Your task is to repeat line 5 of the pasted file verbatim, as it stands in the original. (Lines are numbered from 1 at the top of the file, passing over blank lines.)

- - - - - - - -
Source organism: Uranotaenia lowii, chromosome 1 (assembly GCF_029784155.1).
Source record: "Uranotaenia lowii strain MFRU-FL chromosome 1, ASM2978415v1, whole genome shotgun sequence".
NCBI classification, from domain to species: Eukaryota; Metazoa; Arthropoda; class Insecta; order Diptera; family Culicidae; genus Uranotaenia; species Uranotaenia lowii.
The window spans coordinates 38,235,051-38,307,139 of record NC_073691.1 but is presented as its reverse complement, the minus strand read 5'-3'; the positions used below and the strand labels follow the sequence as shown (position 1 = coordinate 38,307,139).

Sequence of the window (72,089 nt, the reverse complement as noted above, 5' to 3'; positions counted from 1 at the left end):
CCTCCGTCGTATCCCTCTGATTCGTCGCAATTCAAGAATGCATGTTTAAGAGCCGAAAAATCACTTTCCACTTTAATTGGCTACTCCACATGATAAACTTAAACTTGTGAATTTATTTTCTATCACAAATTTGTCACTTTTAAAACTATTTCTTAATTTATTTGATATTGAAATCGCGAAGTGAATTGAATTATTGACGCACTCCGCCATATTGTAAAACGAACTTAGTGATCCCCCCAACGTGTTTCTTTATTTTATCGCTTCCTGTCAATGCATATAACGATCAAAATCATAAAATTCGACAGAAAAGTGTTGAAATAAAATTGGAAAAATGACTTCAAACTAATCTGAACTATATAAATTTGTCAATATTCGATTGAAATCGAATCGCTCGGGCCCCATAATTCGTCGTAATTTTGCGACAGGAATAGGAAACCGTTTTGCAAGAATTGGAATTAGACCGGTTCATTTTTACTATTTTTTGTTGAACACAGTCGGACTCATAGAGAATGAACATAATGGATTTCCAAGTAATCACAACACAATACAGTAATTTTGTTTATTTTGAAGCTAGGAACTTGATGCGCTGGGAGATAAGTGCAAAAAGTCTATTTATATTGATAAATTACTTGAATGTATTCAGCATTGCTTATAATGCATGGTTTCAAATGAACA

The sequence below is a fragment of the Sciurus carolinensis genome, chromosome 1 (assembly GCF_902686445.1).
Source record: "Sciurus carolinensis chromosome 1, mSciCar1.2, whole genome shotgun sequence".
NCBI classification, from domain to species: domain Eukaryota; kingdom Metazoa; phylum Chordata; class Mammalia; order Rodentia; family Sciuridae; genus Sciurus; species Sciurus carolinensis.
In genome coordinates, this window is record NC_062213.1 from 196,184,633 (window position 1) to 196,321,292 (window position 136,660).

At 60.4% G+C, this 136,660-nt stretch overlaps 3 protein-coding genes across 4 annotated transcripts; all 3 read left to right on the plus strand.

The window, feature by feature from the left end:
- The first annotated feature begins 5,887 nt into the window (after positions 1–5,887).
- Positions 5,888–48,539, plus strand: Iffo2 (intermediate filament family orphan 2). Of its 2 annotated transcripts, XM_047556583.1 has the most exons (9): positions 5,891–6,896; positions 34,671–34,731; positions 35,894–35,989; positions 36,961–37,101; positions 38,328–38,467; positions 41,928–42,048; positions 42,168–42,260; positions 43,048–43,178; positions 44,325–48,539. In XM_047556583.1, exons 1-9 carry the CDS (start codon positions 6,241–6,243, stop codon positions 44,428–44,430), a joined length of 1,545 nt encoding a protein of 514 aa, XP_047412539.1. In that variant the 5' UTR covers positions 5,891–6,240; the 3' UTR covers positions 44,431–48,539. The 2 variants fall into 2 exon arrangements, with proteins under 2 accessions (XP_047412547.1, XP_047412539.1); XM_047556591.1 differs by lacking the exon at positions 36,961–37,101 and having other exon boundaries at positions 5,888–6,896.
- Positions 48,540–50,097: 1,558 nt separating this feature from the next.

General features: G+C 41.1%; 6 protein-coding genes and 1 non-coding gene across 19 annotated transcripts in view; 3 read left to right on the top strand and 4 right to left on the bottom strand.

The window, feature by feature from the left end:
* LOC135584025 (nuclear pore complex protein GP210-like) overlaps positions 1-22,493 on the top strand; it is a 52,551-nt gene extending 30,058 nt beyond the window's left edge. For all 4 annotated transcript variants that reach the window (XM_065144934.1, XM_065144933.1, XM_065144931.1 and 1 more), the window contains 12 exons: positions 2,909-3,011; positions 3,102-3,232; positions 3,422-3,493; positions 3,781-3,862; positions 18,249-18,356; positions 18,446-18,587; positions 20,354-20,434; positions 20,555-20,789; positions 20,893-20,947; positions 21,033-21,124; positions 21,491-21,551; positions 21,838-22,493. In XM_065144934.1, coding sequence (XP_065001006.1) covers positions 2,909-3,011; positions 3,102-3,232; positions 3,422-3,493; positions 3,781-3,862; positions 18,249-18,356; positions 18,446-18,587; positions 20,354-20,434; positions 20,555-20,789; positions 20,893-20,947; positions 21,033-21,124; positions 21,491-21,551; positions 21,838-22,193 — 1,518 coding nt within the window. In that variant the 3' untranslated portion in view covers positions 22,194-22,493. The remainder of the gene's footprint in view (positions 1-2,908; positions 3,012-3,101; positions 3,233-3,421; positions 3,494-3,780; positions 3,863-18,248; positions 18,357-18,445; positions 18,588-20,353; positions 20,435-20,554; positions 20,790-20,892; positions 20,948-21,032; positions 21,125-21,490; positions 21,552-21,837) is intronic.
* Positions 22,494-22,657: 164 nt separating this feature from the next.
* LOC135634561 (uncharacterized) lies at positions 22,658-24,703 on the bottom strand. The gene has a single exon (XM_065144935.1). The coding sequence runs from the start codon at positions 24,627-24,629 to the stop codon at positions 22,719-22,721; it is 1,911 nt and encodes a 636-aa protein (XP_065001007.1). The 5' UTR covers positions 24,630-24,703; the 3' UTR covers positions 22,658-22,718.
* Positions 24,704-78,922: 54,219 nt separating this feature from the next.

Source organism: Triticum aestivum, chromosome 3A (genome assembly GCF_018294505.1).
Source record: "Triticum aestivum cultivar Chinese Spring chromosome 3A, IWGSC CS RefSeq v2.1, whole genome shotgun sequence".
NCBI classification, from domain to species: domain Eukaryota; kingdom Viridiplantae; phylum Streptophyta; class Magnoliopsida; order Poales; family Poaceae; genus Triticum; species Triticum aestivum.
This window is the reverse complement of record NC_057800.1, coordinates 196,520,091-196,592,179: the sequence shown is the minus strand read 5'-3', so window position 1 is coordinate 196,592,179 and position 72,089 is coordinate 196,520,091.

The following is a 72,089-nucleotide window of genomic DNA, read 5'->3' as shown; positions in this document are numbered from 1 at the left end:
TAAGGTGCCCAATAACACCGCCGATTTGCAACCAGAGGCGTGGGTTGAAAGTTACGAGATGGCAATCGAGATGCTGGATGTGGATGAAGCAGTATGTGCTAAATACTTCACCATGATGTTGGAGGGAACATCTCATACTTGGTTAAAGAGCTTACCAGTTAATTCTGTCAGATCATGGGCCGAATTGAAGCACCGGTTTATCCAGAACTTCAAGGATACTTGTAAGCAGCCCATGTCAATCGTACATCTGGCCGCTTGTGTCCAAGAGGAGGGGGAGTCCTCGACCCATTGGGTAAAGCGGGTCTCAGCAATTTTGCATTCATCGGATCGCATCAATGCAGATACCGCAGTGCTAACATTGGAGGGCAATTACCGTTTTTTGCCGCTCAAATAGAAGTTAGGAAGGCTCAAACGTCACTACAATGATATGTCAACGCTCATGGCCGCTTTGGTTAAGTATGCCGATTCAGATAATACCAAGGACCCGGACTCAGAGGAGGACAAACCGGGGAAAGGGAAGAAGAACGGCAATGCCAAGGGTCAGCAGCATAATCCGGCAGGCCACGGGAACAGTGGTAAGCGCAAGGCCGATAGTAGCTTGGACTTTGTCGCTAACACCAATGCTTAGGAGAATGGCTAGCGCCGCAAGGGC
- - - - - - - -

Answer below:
Sequence of the window (72,089 nt, the reverse complement as noted above, 5' to 3'; positions counted from 1 at the left end):